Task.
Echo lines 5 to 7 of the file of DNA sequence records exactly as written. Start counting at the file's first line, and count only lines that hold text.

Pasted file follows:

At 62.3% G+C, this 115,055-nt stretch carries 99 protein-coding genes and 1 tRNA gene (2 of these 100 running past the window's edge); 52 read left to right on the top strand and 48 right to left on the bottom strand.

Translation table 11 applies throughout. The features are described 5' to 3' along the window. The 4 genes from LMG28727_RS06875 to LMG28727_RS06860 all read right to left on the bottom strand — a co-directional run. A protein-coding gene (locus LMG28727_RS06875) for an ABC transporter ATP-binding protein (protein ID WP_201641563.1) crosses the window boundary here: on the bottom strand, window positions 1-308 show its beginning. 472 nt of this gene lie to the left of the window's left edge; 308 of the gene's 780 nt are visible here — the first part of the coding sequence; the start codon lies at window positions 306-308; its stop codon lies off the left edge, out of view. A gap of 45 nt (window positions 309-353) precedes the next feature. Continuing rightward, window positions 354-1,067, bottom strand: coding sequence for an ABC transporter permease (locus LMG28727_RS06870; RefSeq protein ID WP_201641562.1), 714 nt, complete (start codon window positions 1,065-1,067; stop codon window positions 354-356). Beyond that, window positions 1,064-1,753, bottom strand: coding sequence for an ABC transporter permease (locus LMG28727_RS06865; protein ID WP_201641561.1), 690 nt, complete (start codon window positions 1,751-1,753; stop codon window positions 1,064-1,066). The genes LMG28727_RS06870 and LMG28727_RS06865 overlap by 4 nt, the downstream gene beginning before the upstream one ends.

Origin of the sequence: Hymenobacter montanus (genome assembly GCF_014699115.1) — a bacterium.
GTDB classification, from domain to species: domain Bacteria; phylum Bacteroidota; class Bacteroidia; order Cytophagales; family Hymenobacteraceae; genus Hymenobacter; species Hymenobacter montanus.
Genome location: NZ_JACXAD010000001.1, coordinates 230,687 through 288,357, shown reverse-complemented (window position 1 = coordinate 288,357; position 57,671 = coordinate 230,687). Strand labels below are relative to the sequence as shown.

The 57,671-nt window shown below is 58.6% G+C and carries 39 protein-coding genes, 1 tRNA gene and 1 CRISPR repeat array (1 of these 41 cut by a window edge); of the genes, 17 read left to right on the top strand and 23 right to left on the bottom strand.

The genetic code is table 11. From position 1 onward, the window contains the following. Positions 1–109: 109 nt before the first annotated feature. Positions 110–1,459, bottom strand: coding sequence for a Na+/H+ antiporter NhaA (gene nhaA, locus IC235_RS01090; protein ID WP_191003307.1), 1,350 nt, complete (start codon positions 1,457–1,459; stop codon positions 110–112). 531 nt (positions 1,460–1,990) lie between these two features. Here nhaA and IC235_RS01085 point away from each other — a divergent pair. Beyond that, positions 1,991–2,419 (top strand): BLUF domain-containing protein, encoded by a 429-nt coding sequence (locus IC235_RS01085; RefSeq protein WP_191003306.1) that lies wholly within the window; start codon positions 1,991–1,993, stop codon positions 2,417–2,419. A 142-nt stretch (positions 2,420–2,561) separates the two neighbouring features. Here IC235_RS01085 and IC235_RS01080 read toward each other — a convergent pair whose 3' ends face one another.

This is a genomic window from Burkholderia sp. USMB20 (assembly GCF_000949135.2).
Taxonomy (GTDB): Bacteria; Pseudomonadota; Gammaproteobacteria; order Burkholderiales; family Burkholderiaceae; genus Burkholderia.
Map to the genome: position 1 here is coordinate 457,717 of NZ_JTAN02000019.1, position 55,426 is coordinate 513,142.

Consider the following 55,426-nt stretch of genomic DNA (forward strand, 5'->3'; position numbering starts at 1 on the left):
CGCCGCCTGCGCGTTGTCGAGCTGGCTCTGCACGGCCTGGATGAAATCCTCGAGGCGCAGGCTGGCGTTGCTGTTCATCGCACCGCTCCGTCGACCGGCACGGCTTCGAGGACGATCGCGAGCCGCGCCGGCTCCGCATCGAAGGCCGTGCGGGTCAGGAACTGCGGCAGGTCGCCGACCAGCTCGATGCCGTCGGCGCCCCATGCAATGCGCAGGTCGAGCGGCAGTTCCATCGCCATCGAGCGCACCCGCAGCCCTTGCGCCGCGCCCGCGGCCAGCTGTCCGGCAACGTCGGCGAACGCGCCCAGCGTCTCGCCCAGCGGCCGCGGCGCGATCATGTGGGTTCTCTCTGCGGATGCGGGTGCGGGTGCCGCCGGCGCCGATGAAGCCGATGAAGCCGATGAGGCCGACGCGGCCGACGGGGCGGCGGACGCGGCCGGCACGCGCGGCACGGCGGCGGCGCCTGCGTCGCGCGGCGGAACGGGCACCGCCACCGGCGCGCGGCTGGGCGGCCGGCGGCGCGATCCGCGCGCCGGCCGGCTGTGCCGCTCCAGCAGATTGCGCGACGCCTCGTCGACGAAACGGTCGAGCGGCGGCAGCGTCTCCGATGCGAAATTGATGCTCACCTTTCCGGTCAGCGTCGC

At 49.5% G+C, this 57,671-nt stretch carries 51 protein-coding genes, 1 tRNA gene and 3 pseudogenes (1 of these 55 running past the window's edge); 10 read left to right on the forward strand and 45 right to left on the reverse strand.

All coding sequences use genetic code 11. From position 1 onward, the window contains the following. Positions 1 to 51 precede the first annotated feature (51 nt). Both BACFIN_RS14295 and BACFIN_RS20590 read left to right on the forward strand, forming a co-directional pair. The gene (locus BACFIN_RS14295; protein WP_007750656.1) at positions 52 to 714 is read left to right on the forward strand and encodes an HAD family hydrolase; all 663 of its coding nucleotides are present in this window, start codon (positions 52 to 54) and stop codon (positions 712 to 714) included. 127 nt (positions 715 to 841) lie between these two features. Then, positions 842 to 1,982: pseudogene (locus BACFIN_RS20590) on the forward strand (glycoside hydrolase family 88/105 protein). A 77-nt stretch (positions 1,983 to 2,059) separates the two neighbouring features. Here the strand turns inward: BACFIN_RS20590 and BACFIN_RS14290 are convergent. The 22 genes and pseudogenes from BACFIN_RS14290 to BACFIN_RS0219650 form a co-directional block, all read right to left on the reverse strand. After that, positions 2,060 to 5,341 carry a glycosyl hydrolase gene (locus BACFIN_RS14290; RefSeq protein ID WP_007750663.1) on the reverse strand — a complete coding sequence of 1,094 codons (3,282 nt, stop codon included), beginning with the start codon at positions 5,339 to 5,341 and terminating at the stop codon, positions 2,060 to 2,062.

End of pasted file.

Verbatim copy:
Genome location: NZ_JACXAD010000001.1, coordinates 230,687 through 288,357, shown reverse-complemented (window position 1 = coordinate 288,357; position 57,671 = coordinate 230,687). Strand labels below are relative to the sequence as shown.

The 57,671-nt window shown below is 58.6% G+C and carries 39 protein-coding genes, 1 tRNA gene and 1 CRISPR repeat array (1 of these 41 cut by a window edge); of the genes, 17 read left to right on the top strand and 23 right to left on the bottom strand.

The genetic code is table 11. From position 1 onward, the window contains the following. Positions 1–109: 109 nt before the first annotated feature. Positions 110–1,459, bottom strand: coding sequence for a Na+/H+ antiporter NhaA (gene nhaA, locus IC235_RS01090; protein ID WP_191003307.1), 1,350 nt, complete (start codon positions 1,457–1,459; stop codon positions 110–112). 531 nt (positions 1,460–1,990) lie between these two features. Here nhaA and IC235_RS01085 point away from each other — a divergent pair. Beyond that, positions 1,991–2,419 (top strand): BLUF domain-containing protein, encoded by a 429-nt coding sequence (locus IC235_RS01085; RefSeq protein WP_191003306.1) that lies wholly within the window; start codon positions 1,991–1,993, stop codon positions 2,417–2,419. A 142-nt stretch (positions 2,420–2,561) separates the two neighbouring features. Here IC235_RS01085 and IC235_RS01080 read toward each other — a convergent pair whose 3' ends face one another.